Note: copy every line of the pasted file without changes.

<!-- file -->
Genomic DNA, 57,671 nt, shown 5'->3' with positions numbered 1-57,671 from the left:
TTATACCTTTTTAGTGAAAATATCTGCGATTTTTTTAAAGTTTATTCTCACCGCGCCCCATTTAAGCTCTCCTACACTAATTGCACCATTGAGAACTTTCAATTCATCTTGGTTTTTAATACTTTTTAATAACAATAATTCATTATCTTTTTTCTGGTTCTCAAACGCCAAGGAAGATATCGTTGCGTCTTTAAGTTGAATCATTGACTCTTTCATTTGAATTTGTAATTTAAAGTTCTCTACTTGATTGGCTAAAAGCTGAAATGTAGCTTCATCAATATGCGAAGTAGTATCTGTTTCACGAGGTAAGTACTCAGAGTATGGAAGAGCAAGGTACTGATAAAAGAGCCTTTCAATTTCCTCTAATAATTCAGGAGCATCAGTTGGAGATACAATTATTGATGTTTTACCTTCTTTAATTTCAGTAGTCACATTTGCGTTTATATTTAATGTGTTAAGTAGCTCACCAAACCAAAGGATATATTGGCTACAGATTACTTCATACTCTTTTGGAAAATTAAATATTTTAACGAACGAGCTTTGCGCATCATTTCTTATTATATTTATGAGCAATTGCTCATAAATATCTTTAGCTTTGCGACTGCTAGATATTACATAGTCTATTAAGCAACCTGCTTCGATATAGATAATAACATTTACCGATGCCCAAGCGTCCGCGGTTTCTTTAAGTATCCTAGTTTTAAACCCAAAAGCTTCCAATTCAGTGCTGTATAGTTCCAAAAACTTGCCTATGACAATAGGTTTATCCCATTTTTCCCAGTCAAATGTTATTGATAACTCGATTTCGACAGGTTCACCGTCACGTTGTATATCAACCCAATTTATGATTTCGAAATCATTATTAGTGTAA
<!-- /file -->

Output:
Genomic DNA, 57,671 nt, shown 5'->3' with positions numbered 1-57,671 from the left:
TTATACCTTTTTAGTGAAAATATCTGCGATTTTTTTAAAGTTTATTCTCACCGCGCCCCATTTAAGCTCTCCTACACTAATTGCACCATTGAGAACTTTCAATTCATCTTGGTTTTTAATACTTTTTAATAACAATAATTCATTATCTTTTTTCTGGTTCTCAAACGCCAAGGAAGATATCGTTGCGTCTTTAAGTTGAATCATTGACTCTTTCATTTGAATTTGTAATTTAAAGTTCTCTACTTGATTGGCTAAAAGCTGAAATGTAGCTTCATCAATATGCGAAGTAGTATCTGTTTCACGAGGTAAGTACTCAGAGTATGGAAGAGCAAGGTACTGATAAAAGAGCCTTTCAATTTCCTCTAATAATTCAGGAGCATCAGTTGGAGATACAATTATTGATGTTTTACCTTCTTTAATTTCAGTAGTCACATTTGCGTTTATATTTAATGTGTTAAGTAGCTCACCAAACCAAAGGATATATTGGCTACAGATTACTTCATACTCTTTTGGAAAATTAAATATTTTAACGAACGAGCTTTGCGCATCATTTCTTATTATATTTATGAGCAATTGCTCATAAATATCTTTAGCTTTGCGACTGCTAGATATTACATAGTCTATTAAGCAACCTGCTTCGATATAGATAATAACATTTACCGATGCCCAAGCGTCCGCGGTTTCTTTAAGTATCCTAGTTTTAAACCCAAAAGCTTCCAATTCAGTGCTGTATAGTTCCAAAAACTTGCCTATGACAATAGGTTTATCCCATTTTTCCCAGTCAAATGTTATTGATAACTCGATTTCGACAGGTTCACCGTCACGTTGTATATCAACCCAATTTATGATTTCGAAATCATTATTAGTGTAA